3. Jarrod Chesney
    3

    I agree, mac filtering is not a very useful thing, it causes more trouble than it’s worth as a hacker can easily change their mac address.

  4. Crackers
    4

    Duck Duck Go is based in the U.S.

    iXQuick (HTTPS) is based in the Netherlands.

    Need I say any more?

  5. roballen
    5

    There is no such thing as “MAC address security”. MAC’s are sent unencrypted over the network and are spoofed easily, as iOS8 will be doing. However, your point is valid that random MAC’s could pose a problem for corporations that filter MAC addresses (for whatever reason) or assign static IP’s per MAC address.

    I would imagine that MAC randomization could be turned off for each network when establishing a password-protected connection. You will be prompted when connecting to secure networks and that prompt could offer a check box for MAC randomization. Obviously, I don’t know if iOS8 will actually do that.

    MAC collisions on typical networks is unlikely. You would need about 24,000 random-generated 48-bit, locally-administered MAC’s on a network in order to have a 1 in a million chance of a single collision (see https://en.wikipedia.org/wiki/Birthday_problem ). Real-world odds of collision are actually lower since most devices are using static, unique MAC’s (collisions only occur when /generating/ MACs).

    MAC randomization is a great feature, but it needs to have a per-network disable switch.

  6. roballen
    6

    Also note that the locally administered, random MAC address could be static for each network so that DHCP can still assign IP’s. You MAC would change between networks, but remain static on each network. We just don’t know the details about how Apple is implementing this, but you definitely want your MAC to be static on certain networks.

  7. Jeff Harrell
    7

    I’d love to think Apple is doing this to protect our privacy, but isn’t this sort of tracking basically what Apple’s iBeacon can do, albeit via bluetooth? Could it be that Apple is simply using this privacy feature to lock out competitive tracking technologies?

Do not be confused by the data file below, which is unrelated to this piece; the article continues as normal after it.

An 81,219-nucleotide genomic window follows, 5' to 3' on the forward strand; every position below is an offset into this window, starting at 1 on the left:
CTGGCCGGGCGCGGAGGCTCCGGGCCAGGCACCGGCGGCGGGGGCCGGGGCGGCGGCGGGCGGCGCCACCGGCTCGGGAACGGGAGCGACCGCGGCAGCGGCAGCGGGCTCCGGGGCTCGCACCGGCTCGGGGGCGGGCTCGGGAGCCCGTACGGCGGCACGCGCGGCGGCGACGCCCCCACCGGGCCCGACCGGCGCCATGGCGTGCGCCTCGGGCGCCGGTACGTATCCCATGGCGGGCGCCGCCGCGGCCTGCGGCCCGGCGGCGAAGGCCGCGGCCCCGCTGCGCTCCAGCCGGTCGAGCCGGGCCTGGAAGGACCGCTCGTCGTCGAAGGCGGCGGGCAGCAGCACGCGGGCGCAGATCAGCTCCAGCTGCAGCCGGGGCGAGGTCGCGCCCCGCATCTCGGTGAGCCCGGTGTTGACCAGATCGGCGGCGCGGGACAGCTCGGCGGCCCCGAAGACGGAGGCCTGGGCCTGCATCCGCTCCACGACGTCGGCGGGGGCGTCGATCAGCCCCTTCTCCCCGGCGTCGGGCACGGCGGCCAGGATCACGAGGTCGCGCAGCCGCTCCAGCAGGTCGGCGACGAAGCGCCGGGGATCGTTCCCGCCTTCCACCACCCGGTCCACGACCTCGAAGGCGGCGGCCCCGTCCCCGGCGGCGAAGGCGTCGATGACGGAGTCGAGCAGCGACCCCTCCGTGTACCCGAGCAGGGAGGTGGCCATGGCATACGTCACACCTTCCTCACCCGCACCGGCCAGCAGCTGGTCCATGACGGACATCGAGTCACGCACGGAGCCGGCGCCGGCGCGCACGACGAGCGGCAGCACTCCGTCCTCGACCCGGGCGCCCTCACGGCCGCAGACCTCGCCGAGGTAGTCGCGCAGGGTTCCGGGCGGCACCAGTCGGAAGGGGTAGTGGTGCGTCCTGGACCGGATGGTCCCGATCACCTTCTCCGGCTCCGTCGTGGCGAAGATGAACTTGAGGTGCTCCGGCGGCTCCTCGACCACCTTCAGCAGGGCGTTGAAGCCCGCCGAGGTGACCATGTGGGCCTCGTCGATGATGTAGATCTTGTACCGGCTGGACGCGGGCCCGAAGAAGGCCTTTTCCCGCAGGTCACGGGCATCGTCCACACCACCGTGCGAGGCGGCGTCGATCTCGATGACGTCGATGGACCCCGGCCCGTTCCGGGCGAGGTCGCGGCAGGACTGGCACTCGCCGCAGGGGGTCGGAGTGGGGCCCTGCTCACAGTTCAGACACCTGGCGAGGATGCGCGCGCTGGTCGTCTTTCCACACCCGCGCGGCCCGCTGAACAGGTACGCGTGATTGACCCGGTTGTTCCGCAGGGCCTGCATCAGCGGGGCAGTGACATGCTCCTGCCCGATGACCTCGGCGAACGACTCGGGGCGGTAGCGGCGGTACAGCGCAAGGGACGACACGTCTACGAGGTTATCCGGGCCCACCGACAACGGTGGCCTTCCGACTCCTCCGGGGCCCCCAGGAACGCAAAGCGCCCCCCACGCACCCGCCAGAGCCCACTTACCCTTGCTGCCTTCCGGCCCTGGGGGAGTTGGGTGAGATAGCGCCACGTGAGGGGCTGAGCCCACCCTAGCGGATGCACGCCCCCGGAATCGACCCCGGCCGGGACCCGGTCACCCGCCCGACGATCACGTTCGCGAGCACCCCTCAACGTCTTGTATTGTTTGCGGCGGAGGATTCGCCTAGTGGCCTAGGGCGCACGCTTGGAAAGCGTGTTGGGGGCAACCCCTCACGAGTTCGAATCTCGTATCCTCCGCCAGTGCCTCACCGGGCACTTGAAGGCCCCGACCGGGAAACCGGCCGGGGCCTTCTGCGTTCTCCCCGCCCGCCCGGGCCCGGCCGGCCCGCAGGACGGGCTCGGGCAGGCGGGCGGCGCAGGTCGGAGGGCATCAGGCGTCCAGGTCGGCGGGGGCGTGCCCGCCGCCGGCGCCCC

• Jarrod Chesney
      8

      I suspect they entered the tracking/ad industry so that they can control more of the user experience. I bet you that the iBeacon will be configurable in privacy settings, where as you can not turn off someone tracking you by your mac address (you can now though).

  8. roballen
    9

    re: JeffHarrell. I think you make a good point and I’ve seen discussions along those lines elsewhere. iBeacon basically negates the entire MAC randomization feature while conveniently hampering non-Apple trackers. Apple already gets paid very well for its hardware, so it really seems ridiculous for them to join the tracking/ad industry.

  9. jmore
    10

    MAC address randomization is a useful feature but the idea of “MAC address security” doesn’t exist. WAP2 is the best answer for securing wi-fi.

    MAC randomization is best to minimize any tracking of your use of the Internet. True, all information is based upon the MAC address but it’s hard for any telemarkerters to track you if you visit the same web sites from the same coffee shop you frequent.

    This is one of those “no-brainer” technologies which should have been implemented years ago.

    As for “iBeacon” there’s a simple answer…disable Bluetooth. Problem solved.

  10. Mike
    11

    So the problem is that MAC filtering is how I limit my kids time on the internet. So that all went out the window. So the next question is, can I lock in the mac so that it can still be used for more simple things?

Comments are closed.